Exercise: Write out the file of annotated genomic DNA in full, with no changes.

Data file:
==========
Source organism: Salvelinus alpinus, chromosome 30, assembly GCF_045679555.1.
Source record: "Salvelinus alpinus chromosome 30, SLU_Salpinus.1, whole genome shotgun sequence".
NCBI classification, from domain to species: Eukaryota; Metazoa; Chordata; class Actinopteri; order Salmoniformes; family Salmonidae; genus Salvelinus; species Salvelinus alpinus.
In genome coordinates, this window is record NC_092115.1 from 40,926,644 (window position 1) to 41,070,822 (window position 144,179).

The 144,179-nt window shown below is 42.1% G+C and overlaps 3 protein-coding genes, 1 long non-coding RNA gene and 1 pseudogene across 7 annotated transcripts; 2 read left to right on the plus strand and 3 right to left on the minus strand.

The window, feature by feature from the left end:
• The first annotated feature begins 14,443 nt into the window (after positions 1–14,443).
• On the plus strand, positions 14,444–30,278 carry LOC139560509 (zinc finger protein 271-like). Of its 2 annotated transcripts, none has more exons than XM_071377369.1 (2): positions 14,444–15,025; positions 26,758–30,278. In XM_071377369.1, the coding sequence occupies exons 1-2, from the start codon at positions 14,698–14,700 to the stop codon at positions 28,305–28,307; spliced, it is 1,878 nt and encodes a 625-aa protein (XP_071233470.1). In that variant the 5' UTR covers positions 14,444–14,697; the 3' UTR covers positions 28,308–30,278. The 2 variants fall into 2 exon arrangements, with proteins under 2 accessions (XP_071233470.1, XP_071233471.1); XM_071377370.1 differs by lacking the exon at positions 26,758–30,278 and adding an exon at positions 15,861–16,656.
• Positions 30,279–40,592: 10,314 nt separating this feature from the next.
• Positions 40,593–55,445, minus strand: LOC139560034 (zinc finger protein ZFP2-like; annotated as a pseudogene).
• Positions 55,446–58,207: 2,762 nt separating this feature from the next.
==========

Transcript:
Source organism: Salvelinus alpinus, chromosome 30, assembly GCF_045679555.1.
Source record: "Salvelinus alpinus chromosome 30, SLU_Salpinus.1, whole genome shotgun sequence".
NCBI classification, from domain to species: Eukaryota; Metazoa; Chordata; class Actinopteri; order Salmoniformes; family Salmonidae; genus Salvelinus; species Salvelinus alpinus.
In genome coordinates, this window is record NC_092115.1 from 40,926,644 (window position 1) to 41,070,822 (window position 144,179).

The 144,179-nt window shown below is 42.1% G+C and overlaps 3 protein-coding genes, 1 long non-coding RNA gene and 1 pseudogene across 7 annotated transcripts; 2 read left to right on the plus strand and 3 right to left on the minus strand.

The window, feature by feature from the left end:
• The first annotated feature begins 14,443 nt into the window (after positions 1–14,443).
• On the plus strand, positions 14,444–30,278 carry LOC139560509 (zinc finger protein 271-like). Of its 2 annotated transcripts, none has more exons than XM_071377369.1 (2): positions 14,444–15,025; positions 26,758–30,278. In XM_071377369.1, the coding sequence occupies exons 1-2, from the start codon at positions 14,698–14,700 to the stop codon at positions 28,305–28,307; spliced, it is 1,878 nt and encodes a 625-aa protein (XP_071233470.1). In that variant the 5' UTR covers positions 14,444–14,697; the 3' UTR covers positions 28,308–30,278. The 2 variants fall into 2 exon arrangements, with proteins under 2 accessions (XP_071233470.1, XP_071233471.1); XM_071377370.1 differs by lacking the exon at positions 26,758–30,278 and adding an exon at positions 15,861–16,656.
• Positions 30,279–40,592: 10,314 nt separating this feature from the next.
• Positions 40,593–55,445, minus strand: LOC139560034 (zinc finger protein ZFP2-like; annotated as a pseudogene).
• Positions 55,446–58,207: 2,762 nt separating this feature from the next.